By Dave Quinn, Director of Technology Integration, Mendon-Upton Regional Schools
Several weeks ago my colleague, Maureen Cohen, wrote a warm, thoughtful blog that explored the importance of building wonder into our classroom practice. The student questions and strategies she provided reminded me of one of my favorite books, Thomas & Brown (2011)’s New Culture of Learning which discussed approaches to rethink education. In the book the authors write:
What if, for example, questions were more important than answers? What if the key to learning were not the application of techniques but their invention? What if students were asking questions about things that really mattered to them?
It’s a vision for education that makes me inspired.
While thinking about Maureen’s piece, my mind began to shift from “the what” to "the how". How might our students go about exploring their wonderings and answering their questions? In particular, how are they making sense of or critically evaluating the information they obtain? Research by the Stanford History Education Group suggests that students of all ages struggle to evaluate the credibility of claims made on social and digital media platforms.
Questioning is essential to personal growth as is the development of what Ernest Hemingway would call built-in, shockproof crap detector.
So how might we help students develop a better information filter? Mike Caulfield, director of blended and networked learning at Washington State University Vancouver provides a simple, straightforward approach for quickly determining the accuracy of a claim in the article. The process, The Four Moves and a Habit, is a process for fact checking that gives students a process for assessing claims they encounter on the net. This resource is outlined in the infographic below.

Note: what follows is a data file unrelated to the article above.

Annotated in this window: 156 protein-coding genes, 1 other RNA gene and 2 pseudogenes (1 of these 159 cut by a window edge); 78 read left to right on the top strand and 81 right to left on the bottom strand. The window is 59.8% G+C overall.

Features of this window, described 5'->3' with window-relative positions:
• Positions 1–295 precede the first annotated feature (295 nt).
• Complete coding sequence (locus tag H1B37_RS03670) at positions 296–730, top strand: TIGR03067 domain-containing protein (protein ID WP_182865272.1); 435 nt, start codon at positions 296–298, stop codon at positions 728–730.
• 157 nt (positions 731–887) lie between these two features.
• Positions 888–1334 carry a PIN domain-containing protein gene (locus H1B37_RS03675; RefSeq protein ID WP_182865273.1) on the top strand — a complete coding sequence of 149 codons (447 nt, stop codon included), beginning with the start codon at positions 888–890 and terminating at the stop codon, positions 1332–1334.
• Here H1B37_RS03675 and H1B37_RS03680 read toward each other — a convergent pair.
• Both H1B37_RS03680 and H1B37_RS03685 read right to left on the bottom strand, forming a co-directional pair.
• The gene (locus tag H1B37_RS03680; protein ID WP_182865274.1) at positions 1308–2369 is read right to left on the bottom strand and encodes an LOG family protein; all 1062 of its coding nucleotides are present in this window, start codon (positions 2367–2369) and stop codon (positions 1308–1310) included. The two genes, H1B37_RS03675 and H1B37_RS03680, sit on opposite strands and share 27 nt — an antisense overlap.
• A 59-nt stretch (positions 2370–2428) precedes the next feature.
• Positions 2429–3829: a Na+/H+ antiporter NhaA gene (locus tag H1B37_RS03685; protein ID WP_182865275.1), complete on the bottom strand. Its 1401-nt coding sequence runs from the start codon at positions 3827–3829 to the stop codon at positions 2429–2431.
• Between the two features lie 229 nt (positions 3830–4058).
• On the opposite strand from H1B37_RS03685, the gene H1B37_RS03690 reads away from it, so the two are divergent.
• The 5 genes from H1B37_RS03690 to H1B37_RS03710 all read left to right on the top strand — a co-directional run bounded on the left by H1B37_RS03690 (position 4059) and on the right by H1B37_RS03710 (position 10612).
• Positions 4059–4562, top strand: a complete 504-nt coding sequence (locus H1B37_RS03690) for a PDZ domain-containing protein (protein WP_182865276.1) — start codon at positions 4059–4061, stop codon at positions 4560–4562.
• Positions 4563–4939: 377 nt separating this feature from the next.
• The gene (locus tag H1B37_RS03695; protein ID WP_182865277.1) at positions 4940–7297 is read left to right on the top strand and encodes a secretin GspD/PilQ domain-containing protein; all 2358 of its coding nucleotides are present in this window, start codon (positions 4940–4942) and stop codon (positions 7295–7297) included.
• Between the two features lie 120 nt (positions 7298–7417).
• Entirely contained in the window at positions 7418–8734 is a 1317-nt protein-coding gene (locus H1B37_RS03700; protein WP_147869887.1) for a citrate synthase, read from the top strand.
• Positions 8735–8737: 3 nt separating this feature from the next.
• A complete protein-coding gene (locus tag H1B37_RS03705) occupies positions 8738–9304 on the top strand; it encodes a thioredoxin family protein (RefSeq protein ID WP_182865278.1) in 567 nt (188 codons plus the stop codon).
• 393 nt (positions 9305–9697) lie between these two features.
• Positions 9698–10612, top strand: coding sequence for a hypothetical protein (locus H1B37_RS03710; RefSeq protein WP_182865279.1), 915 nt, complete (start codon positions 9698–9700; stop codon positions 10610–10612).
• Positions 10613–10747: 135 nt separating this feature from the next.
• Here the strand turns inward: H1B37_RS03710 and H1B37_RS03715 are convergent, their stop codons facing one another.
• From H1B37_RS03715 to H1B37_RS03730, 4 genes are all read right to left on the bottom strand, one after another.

Caulfield has also written an e-book, Web Literacy for Student Fact Checkers, where he outlines the moves in-depth and also provides examples for using the moves on web texts. The Four Moves Blog has several fact-checking tasks based on current news articles. You can also check out his personal blog https://hapgood.us for deeper reading on information literacy and web navigation.
Click above to share a practice that promotes student agency, ignites students' passions, or creates a bridge between classrooms & the real world.
Click above to nominate an educator to be celebrated by the Inspired Learning Project.